Yes it may sound like a contradiction offering piloted driving in a performance car where the sole purpose is to entertain the driver. But it does make complete sense. When stuck in traffic jams, or in need of an urgent text, the computer takes over and the car is manoeuvred autonomously so you have time to rest arms and feet for the open, twisty road… when you can perform all sorts of racing shenanigans.

The stats are impressive – two electric motors, each supply power to the rear wheels generating combined 456bhp and maximum torque of 679lb ft. This is a very fast machine that can race to 62mph in just 3.9 seconds topping up a limited 155mph. Energy comes courtesy of a large lithium-ion battery with 92kWh and an impressive electric range of 450km.

The central driver assistance control unit (zFAS) makes a crucial contribution to the lead Audi has in this technology field – it processes information from sensors to generate a detailed picture of the vehicle’s environment. By separating the electronics and the mechanical side, Audi is able to keep up-to-date with technological advances.

Audi’s decision to debut a car in China and at a tech show is telling. The country comprises the largest single market for the German marque. And as the car is increasingly morphing into an complex electronic gadget, it doesn’t feel that odd to reveal one that relies so much on high technology at a consumer electronics show.

Rupert Stradler says that the car is ‘the biggest tech gadget.’ The Audi chairman offers, ‘we are experiencing a digital revolution stronger than the industrial revolution. The question is how we shape the digital future. We are ready to take risks.’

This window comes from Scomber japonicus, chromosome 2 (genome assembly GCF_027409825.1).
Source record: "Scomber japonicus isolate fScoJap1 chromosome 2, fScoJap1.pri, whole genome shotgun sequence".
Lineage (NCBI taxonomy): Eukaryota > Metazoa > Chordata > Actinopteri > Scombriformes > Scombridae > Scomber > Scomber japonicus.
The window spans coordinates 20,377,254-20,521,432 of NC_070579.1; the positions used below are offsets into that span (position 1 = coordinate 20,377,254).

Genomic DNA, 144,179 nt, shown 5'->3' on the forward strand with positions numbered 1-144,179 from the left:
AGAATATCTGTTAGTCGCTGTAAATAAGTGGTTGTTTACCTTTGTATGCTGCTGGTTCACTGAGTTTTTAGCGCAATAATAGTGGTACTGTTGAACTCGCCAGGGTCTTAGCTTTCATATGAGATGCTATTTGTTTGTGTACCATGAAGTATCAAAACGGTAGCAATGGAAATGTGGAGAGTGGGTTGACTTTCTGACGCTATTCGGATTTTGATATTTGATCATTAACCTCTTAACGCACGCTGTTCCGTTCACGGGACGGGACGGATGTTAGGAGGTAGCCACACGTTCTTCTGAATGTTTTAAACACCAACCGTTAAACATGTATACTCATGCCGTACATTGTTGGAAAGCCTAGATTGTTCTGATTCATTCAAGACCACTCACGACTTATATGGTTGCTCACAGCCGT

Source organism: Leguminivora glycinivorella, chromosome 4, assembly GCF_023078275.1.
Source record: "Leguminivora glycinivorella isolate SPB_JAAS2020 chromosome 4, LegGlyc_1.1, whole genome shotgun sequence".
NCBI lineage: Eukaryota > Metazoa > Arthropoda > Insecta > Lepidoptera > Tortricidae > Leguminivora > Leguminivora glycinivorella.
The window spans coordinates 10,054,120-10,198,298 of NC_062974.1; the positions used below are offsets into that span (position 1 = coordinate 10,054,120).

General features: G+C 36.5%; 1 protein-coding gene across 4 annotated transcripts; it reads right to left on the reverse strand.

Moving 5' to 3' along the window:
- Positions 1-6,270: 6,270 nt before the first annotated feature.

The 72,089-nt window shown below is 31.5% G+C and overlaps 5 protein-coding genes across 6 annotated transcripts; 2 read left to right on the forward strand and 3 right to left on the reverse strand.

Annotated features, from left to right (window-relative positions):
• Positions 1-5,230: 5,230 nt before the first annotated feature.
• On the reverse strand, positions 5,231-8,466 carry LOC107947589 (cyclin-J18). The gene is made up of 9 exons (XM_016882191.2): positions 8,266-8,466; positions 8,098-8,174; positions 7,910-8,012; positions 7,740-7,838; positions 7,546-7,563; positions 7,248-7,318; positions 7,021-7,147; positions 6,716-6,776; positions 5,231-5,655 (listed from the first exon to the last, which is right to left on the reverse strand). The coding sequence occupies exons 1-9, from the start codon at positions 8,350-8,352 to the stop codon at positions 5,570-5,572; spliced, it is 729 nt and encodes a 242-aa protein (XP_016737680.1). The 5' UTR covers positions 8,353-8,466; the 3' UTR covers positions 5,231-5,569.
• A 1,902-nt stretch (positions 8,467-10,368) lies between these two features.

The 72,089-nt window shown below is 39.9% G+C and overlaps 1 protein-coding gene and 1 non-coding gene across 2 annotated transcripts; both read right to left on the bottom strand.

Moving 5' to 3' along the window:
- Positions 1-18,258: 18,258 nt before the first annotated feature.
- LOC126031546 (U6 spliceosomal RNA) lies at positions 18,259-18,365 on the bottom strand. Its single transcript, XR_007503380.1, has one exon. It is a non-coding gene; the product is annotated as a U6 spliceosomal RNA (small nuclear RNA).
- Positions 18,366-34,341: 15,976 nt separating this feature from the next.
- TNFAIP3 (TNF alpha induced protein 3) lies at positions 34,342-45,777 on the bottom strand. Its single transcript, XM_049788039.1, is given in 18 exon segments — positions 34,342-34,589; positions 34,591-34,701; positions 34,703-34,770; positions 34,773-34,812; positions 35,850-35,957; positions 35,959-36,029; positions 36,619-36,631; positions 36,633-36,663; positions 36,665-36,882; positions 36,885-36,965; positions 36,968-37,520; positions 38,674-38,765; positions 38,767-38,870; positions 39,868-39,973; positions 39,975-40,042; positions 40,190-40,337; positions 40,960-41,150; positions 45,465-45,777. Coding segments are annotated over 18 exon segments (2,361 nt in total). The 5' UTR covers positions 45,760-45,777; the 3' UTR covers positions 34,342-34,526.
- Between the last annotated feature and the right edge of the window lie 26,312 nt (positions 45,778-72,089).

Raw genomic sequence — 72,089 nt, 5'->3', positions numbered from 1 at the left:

Nargess Banks

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Mercedes autonomous car

Mercedes-Benz is proposing to re-invent the automobile with the F015 Luxury in Motion study revealed this week at the Consumer Electronics Show in Las Vagas.

This sleek car has been designed to be an autonomous vehicle, a mobile living space, a private retreat offering space and time – two luxuries that we are increasingly in need of.

‘Anyone who focuses solely on the technology has not yet grasped how autonomous driving will change our society,’ says Dr Dieter Zetsche, head of Mercedes-Benz Cars.

The low-slung front, flat widescreen and smooth roofline create a refined yet futuristic appearance. Inside is all about interpreting modern luxury with open-pore walnut wood veneer and ice-white nappa leather seats, and highlights of shiny metal and smooth glass surfaces.

The interior is modular. If the crew wish to drive the car, the four lounge chairs can conventionally face forward as the steering wheel pops out from the dashboard.

If on the other hand they wish to work, relax, chat and let the car drive itself, then the front passengers can swivel around and face the rear seats. Additionally, the six display screens allow occupants to interact with the car through gestures or touch.

Not all the ideas expressed in this concept are new of course – we have seen plenty of visions for driverless cars, and interiors that transform into live/work spaces.

Google’s upcoming driverless vehicle, for instance, calls for a similar concept, yet the Mercedes study car has the advantage of being a beautifully sculpted automobile, rather than a tech gadget.

This driverless car has a distinctly futuristic exterior and a highly luxurious cabin, and the proportions nod to a vision for a brand new vehicle concept by a company that has historically been at the very forefront of innovation.